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Hit-run crash leaves a chill

Jennifer Lumpkin, 20, of Port Richey talks to reporters Friday about her experience in a hit-and-run crash last month. News of John E. Sexton Jr.’s murder charge shocked her, she said. 


Jennifer Lumpkin, 20, of Port Richey talks to reporters Friday about her experience in a hit-and-run crash last month. News of John E. Sexton Jr.’s murder charge shocked her, she said. 

PORT RICHEY — Her boyfriend called her at work.

"You're not going to believe this," said Michael Juergens, 22. "You've got to look at the paper."

When Jennifer Lumpkin saw what he was talking about, she had chills.

"My heart stopped," said Lumpkin, 20.

The newspaper story was about a man named John E. Sexton Jr., a 47-year-old self-employed lawn maintenance worker accused of butchering 94-year-old Ann Parlato inside her Port Richey home.

The mug shot of Sexton — balding, sharp nose and chin — was the same face Lumpkin and Juergens had been cursing and muttering about for days.

At 6 p.m. on Sept. 16 — one week before Parlato's body was discovered — Sexton rear-ended Lumpkin at a red light on U.S. 19 at Jasmine Boulevard in Port Richey, according to the Florida Highway Patrol. His aqua blue truck screeched right before impact, but it was too late. Lumpkin's neck hurt, but she was okay.

She saw the blue truck back up and then take off with its hood up, through the red light, and then stop. Sexton got out, put down the hood and kept going, she said.

Juergens works throughout the area repairing air conditioners and had just happened to finish the day near Lumpkin's office in Hernando County. Juergens had been following Lumpkin home but got caught at a light and arrived at the crash scene a few seconds after the accident.

Lumpkin was hysterical. Juergens got out of his car to make sure his girlfriend was okay and then took off after the blue truck. He caught up with it at a Circle K gas station on Fox Hollow Drive. The truck was empty. Juergens wrote down the license plate number.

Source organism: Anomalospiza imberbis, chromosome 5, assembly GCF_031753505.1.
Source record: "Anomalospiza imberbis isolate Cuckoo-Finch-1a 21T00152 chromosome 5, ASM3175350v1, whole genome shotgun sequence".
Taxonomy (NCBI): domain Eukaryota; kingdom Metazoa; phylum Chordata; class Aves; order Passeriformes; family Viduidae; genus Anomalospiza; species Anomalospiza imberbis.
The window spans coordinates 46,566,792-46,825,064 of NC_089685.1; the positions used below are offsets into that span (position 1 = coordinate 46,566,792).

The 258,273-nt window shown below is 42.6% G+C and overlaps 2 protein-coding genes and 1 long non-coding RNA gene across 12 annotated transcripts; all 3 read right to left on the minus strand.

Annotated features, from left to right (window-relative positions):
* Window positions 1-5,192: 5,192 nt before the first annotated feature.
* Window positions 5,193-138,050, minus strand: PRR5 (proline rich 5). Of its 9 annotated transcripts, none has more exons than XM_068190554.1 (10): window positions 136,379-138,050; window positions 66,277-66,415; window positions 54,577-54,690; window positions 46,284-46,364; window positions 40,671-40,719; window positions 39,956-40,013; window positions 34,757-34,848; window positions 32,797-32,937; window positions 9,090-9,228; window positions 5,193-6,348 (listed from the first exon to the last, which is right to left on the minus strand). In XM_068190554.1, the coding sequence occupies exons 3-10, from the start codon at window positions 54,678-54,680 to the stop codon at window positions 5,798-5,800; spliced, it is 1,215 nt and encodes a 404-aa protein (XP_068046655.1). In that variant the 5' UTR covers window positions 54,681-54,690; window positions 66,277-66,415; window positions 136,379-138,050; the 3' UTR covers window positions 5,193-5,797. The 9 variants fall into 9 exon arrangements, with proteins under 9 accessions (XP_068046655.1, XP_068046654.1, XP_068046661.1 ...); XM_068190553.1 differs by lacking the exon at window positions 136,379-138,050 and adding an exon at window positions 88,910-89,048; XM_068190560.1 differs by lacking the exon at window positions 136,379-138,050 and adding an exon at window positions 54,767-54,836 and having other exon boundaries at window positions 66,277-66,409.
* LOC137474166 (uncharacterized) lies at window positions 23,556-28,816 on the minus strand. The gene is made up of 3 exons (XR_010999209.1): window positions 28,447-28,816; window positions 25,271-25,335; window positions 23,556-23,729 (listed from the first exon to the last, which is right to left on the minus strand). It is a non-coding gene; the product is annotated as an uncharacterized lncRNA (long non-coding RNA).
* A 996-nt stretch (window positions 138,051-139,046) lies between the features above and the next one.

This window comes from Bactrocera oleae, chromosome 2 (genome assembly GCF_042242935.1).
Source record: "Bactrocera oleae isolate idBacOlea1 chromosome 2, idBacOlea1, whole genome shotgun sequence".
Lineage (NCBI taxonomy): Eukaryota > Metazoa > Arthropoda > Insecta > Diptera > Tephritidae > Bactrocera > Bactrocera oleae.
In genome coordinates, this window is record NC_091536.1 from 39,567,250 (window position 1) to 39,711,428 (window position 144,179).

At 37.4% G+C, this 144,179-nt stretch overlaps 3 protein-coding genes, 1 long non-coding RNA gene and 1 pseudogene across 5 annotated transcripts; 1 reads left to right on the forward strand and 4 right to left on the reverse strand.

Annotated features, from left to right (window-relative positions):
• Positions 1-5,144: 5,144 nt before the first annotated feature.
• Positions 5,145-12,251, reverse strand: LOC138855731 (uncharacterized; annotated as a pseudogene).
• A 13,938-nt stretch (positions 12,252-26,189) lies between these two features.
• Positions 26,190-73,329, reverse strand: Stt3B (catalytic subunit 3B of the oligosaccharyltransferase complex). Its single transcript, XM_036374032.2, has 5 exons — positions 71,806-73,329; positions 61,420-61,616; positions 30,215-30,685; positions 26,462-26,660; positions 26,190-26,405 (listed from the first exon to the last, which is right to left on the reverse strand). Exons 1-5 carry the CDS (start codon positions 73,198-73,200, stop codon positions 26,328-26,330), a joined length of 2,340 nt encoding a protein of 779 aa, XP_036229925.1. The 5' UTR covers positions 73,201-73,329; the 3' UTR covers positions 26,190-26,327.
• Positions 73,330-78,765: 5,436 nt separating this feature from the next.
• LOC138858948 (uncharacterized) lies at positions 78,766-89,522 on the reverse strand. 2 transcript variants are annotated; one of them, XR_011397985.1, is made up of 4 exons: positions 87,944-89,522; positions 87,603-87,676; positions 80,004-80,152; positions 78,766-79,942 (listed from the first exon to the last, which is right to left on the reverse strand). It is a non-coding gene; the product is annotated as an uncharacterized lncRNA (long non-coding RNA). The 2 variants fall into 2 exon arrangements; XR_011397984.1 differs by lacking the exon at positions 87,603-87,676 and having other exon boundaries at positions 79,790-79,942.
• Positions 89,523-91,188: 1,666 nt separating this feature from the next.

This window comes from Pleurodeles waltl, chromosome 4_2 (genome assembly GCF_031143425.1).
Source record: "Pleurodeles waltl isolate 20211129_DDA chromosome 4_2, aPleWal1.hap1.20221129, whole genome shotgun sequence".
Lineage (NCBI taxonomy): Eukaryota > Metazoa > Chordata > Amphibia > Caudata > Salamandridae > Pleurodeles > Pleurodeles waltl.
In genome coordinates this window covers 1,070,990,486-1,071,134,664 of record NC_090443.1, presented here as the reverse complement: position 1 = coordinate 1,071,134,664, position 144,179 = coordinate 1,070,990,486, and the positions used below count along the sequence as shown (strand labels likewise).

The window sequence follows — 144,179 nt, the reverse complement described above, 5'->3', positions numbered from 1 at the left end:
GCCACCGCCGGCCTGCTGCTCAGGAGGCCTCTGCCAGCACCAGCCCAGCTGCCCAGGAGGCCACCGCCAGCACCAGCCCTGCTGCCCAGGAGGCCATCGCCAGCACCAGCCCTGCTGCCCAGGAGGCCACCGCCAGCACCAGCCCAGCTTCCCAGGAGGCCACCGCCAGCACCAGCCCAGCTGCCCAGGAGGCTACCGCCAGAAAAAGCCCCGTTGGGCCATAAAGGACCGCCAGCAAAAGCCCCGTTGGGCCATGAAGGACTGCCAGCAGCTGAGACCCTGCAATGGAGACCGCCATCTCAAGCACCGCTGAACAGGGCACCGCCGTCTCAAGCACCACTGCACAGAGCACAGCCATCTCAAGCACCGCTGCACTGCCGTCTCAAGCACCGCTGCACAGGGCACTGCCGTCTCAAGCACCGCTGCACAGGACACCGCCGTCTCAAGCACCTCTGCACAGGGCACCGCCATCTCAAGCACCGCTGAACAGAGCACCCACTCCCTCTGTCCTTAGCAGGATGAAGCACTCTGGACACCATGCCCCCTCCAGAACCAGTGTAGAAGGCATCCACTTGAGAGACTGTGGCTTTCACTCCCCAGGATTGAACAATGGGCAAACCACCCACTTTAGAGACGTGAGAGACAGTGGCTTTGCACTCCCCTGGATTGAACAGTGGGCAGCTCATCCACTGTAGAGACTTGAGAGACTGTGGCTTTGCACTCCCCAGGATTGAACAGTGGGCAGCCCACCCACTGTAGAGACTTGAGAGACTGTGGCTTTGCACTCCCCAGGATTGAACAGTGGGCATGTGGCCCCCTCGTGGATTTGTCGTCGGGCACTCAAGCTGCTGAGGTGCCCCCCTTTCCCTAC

Sexton came out of the store with a beer in his hand, Lumpkin said. Juergens told the man he needed to go back to the accident scene. The man said he didn't know what Juergens was talking about. Then, according to Lumpkin, the man cursed at Juergens, got into his truck and sped off.

Lumpkin's car didn't have much damage. She said a trooper with the Florida Highway Patrol called her that night and said the FHP had found the truck at Sexton's home at 7811 Niagara Drive in Port Richey, but Sexton was gone.

Sexton's wife said her husband had had the truck that day, and Sexton's mother-in-law confirmed that the front end damage was new, a report says.

The trooper told Lumpkin that Sexton would be issued a citation for leaving the scene of an accident, a misdemeanor because there were no serious injuries.

Days went by. Lumpkin's neck felt better. Her car's bumper was fixed. She said her boyfriend wished he had pinned down that driver at the gas station and forced him to wait for authorities to arrive. If Juergens hadn't happened to have been following her home that day, Lumpkin kept thinking, she might have chased down that guy herself.

"Jerk," Lumpkin thought.

Now, after discovering what Sexton is accused of doing, Lumpkin is thankful that she and her boyfriend let him go without a fight.

"Who knows what could have happened?" she said.

Erin Sullivan can be reached at or (727) 869-6229.

Hit-run crash leaves a chill 10/01/10 [Last modified: Friday, October 1, 2010 11:29pm]
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